Anesthesia Malpractice Mistakes

Medical Malpractice Mistakes

Anesthesia is nothing new to the practice of medicine. In fact, using general anesthesia, or at least attempting to do so, goes back thousands of years. General anesthesia is used in many types of procedures and surgeries; it produces a loss of consciousness and prevents the patient from feeling pain and remembering the surgical event. Doctors and lay people often refer to it as going to sleep.

The experienced Kingston medical malpractice attorney knows that without general anesthesia many patients would not be able to reach a cure; the surgery would not be feasible. As such, the use of anesthesia is not going to stop.

It is also known that anesthesia is not fully understood; medical professionals know how to use it and what it does, but no one really understands why it works the way it does. With that said, anesthesiologists spend years in training perfecting their craft. These specialists know more about anesthesia than do other medical professionals.

With that said, mistakes are still made. Not just any mistake, but one that which should never have happened; the kind of mistake that the medical profession expects practitioners to avoid making.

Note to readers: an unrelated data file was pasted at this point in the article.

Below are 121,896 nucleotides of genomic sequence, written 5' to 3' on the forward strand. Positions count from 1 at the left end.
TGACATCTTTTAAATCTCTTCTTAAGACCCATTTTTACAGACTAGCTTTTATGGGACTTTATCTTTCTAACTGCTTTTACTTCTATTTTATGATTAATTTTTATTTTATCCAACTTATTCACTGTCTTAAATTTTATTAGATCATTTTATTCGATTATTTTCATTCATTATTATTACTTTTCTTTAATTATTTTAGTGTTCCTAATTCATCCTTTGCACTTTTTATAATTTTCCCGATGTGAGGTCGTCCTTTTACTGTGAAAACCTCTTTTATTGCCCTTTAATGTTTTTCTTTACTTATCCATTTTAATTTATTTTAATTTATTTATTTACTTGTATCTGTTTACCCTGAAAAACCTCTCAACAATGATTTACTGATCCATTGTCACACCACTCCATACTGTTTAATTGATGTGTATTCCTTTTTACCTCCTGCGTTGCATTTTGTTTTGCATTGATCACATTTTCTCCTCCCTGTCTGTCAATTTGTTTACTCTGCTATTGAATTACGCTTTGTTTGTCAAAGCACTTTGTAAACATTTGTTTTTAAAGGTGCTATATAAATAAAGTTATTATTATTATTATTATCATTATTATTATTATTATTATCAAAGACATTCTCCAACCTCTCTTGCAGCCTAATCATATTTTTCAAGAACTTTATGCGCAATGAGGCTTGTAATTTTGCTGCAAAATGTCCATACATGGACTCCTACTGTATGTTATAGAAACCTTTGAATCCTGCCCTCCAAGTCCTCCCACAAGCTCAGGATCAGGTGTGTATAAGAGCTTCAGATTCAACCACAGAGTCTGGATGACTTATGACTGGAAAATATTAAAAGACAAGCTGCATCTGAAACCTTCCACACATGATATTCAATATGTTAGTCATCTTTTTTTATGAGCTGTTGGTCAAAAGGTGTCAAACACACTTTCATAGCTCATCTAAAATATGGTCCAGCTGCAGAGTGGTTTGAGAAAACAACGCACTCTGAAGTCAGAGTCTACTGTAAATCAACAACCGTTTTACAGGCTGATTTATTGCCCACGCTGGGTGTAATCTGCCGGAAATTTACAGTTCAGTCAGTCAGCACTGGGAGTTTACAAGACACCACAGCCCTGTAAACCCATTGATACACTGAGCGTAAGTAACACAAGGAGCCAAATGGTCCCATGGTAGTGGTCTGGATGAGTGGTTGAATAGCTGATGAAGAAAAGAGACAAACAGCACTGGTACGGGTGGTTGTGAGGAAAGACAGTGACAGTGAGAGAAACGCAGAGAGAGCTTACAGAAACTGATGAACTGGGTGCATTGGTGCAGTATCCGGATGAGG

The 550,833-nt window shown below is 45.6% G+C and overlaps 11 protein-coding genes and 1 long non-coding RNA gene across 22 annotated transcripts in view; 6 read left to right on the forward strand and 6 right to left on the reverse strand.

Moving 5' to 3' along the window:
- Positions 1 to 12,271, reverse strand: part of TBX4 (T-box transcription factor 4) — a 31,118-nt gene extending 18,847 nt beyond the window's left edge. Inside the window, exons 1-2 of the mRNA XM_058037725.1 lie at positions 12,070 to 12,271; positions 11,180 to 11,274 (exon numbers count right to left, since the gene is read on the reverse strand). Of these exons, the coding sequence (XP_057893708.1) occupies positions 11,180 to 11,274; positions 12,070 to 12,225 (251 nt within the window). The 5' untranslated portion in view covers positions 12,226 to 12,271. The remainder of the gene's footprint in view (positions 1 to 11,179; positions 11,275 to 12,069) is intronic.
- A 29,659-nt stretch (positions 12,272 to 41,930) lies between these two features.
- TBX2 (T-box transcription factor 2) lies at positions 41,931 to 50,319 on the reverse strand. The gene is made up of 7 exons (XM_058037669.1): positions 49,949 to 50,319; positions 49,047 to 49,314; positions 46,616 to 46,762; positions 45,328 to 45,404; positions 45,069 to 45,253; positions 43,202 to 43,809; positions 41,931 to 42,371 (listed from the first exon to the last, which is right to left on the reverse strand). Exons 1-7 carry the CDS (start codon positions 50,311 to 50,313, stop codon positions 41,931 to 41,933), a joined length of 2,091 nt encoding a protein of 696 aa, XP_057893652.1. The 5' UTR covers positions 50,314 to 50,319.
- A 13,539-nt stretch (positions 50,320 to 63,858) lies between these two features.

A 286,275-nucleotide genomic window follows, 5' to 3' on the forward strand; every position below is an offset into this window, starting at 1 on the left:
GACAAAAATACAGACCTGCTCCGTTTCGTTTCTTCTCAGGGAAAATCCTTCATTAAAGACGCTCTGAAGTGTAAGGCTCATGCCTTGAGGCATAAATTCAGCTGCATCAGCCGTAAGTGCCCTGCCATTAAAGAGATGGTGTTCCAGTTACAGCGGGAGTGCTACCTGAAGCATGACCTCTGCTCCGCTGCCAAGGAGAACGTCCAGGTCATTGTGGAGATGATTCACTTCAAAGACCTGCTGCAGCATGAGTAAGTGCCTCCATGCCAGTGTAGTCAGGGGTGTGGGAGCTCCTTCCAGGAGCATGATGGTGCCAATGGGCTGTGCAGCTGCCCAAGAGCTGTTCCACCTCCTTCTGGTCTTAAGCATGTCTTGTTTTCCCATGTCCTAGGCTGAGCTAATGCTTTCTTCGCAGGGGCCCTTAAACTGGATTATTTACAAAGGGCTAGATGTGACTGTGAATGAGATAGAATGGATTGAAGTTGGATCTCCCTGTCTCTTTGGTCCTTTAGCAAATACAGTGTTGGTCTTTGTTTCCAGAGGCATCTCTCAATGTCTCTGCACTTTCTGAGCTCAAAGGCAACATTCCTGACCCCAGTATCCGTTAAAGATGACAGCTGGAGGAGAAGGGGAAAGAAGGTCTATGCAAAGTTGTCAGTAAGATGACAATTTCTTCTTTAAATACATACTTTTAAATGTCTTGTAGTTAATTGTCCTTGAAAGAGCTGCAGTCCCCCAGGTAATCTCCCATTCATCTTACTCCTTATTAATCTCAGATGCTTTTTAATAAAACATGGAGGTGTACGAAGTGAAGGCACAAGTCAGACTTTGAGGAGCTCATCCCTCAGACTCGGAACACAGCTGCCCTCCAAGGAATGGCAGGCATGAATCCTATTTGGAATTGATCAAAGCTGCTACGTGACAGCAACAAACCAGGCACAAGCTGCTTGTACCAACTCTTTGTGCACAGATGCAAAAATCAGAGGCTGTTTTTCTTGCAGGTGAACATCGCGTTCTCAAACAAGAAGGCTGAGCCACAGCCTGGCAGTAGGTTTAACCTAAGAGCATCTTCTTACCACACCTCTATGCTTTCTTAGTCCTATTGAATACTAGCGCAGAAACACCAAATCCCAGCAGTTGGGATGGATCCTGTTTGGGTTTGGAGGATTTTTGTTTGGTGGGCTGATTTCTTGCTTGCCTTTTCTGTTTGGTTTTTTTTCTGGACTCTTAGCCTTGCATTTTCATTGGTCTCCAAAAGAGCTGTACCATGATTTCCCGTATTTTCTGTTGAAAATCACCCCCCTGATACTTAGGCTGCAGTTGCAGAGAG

Knowing when an anesthesia mistake was caused by medical malpractice is not easy. Doctors most likely will not tell the patient or the patient’s family that a mistake injured the patient. It may need the keen eye and thorough investigation of an experienced medical malpractice attorney in order for anesthesia mistake victims to discover the real truth.

How and when are mistakes made in regard to the medical use of anesthesia?

In general, the negligence could have been during surgical preparations, during surgery, and or during post surgical care over the patient. Consider the following mistakes that all patients should be aware of.

Inserting anesthesia into muscle tissue as opposed to inserting anesthesia into the patient’s vein:

To some, this may seem implausible; however, it can happen. Delivering anesthesia into a patient’s vein will not produce the anesthetic affect needed to operate on the patient. The tissue around the insertion site will be damaged, the patient will experience pain, and the operation may have to be cancelled or re-performed.

Hypoxic brain injury:

Negligent intubation and or an overdose in anesthesia can deteriorate one’s cognitive abilities, induce a coma, and even cause death.

Too little anesthesia:

A nightmare unlike no other occurs when a surgical patient is put under the surgical knife when not receiving enough anesthesia. The procedure will be conducted while the patient consciously feels every slice at his or her body. The patient will remember the entire event.

Adverse reactions to anesthesia:

Prior to surgery, the patient’s history must be obtained and reviewed by the surgical team. This way, the team will be alerted to possible allergies and complication. Unfortunately, sometimes medical professionals are not as thorough as they need to be.

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